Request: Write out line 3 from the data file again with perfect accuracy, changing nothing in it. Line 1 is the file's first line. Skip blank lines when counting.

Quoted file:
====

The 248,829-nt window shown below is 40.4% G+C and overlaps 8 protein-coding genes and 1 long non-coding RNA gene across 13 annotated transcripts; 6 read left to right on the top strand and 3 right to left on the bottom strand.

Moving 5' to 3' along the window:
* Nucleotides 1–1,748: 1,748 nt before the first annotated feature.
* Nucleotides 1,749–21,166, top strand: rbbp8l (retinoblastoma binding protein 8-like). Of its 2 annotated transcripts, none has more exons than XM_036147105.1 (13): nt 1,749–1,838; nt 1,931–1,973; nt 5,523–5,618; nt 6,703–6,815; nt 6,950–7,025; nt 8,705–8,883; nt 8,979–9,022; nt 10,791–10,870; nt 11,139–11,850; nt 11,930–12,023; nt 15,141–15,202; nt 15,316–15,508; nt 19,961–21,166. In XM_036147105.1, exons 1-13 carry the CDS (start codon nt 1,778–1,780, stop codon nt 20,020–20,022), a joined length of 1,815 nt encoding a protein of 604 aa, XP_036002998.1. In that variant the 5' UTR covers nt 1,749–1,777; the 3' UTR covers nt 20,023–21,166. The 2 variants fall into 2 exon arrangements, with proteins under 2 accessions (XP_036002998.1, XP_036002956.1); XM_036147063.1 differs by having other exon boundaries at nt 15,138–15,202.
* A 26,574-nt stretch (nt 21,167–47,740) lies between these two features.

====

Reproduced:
* Nucleotides 1–1,748: 1,748 nt before the first annotated feature.